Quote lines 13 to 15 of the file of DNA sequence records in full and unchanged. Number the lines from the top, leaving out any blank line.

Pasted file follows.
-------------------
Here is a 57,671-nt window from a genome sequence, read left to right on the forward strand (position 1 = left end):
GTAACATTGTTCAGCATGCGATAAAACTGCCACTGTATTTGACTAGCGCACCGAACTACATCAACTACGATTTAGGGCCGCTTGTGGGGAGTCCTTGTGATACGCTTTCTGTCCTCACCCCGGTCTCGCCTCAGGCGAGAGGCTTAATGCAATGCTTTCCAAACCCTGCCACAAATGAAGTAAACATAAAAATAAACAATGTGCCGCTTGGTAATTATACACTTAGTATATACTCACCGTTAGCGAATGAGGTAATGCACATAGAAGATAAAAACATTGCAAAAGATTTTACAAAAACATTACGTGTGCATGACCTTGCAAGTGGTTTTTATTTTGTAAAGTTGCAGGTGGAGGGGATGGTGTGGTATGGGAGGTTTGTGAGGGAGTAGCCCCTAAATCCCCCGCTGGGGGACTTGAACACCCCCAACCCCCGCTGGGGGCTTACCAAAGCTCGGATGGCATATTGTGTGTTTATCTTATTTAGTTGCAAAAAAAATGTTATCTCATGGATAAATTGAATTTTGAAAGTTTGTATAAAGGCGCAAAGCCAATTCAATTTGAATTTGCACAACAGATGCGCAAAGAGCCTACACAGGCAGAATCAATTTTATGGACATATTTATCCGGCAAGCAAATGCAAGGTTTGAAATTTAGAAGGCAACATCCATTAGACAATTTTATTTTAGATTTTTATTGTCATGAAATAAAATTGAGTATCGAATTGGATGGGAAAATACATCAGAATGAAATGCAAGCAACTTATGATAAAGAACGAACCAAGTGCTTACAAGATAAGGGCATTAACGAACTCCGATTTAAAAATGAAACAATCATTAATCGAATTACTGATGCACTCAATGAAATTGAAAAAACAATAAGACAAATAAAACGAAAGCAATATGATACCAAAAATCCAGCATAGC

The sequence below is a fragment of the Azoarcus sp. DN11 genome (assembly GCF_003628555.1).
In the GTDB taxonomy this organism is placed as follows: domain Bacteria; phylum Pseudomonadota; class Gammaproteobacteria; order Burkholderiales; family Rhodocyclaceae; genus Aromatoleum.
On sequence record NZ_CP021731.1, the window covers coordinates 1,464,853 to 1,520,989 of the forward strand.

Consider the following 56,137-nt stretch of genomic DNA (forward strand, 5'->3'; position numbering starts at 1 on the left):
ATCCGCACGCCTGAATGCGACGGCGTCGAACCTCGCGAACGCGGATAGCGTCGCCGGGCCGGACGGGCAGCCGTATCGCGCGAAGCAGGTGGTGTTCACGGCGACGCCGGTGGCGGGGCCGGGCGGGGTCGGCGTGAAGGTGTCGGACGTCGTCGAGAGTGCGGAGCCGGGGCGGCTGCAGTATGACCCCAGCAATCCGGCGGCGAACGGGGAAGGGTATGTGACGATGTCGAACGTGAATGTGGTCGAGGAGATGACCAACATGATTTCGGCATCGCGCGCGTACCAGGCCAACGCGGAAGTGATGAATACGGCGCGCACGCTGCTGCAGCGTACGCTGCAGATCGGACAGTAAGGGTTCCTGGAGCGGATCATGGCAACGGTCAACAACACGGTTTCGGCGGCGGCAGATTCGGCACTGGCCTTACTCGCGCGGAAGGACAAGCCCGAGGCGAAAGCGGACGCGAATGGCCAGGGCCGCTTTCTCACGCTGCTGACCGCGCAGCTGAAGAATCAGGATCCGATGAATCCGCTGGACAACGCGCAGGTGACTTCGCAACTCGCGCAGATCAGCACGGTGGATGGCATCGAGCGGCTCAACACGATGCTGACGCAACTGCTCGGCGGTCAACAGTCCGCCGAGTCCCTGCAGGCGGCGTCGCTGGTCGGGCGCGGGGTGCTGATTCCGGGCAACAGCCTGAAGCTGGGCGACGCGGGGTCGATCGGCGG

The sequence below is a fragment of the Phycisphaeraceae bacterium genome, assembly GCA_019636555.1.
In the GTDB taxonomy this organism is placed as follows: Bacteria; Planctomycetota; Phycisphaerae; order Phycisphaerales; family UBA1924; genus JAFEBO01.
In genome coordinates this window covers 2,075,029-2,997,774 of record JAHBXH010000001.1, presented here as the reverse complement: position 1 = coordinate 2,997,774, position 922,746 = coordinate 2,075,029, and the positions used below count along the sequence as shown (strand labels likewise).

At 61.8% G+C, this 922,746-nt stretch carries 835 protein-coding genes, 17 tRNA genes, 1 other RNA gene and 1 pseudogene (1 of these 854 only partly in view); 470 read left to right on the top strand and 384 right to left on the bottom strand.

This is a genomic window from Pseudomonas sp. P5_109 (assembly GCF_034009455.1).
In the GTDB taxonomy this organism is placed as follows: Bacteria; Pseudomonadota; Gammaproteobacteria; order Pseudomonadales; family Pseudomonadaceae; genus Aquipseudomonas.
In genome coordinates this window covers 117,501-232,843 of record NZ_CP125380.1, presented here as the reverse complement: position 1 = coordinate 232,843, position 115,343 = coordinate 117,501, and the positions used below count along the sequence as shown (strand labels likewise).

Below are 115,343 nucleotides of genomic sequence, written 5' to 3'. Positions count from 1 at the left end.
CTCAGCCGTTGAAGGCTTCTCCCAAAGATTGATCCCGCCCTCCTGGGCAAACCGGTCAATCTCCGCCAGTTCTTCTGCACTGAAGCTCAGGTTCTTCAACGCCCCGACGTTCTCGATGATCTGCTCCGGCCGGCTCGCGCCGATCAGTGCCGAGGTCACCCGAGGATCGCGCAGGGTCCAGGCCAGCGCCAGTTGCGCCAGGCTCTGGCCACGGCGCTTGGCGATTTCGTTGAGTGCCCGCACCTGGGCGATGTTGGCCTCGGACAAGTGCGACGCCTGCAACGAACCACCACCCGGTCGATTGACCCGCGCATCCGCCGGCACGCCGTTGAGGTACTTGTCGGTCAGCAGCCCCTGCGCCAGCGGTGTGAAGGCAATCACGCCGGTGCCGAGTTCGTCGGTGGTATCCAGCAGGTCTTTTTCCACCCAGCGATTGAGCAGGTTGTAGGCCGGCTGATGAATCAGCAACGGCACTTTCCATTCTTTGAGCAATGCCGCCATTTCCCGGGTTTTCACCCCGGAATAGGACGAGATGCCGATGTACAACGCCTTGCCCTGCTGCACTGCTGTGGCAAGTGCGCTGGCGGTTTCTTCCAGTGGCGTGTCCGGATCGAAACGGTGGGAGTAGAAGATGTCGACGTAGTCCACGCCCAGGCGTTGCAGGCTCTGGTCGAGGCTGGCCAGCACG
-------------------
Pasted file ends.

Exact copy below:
In the GTDB taxonomy this organism is placed as follows: Bacteria; Pseudomonadota; Gammaproteobacteria; order Pseudomonadales; family Pseudomonadaceae; genus Aquipseudomonas.
In genome coordinates this window covers 117,501-232,843 of record NZ_CP125380.1, presented here as the reverse complement: position 1 = coordinate 232,843, position 115,343 = coordinate 117,501, and the positions used below count along the sequence as shown (strand labels likewise).

Below are 115,343 nucleotides of genomic sequence, written 5' to 3'. Positions count from 1 at the left end.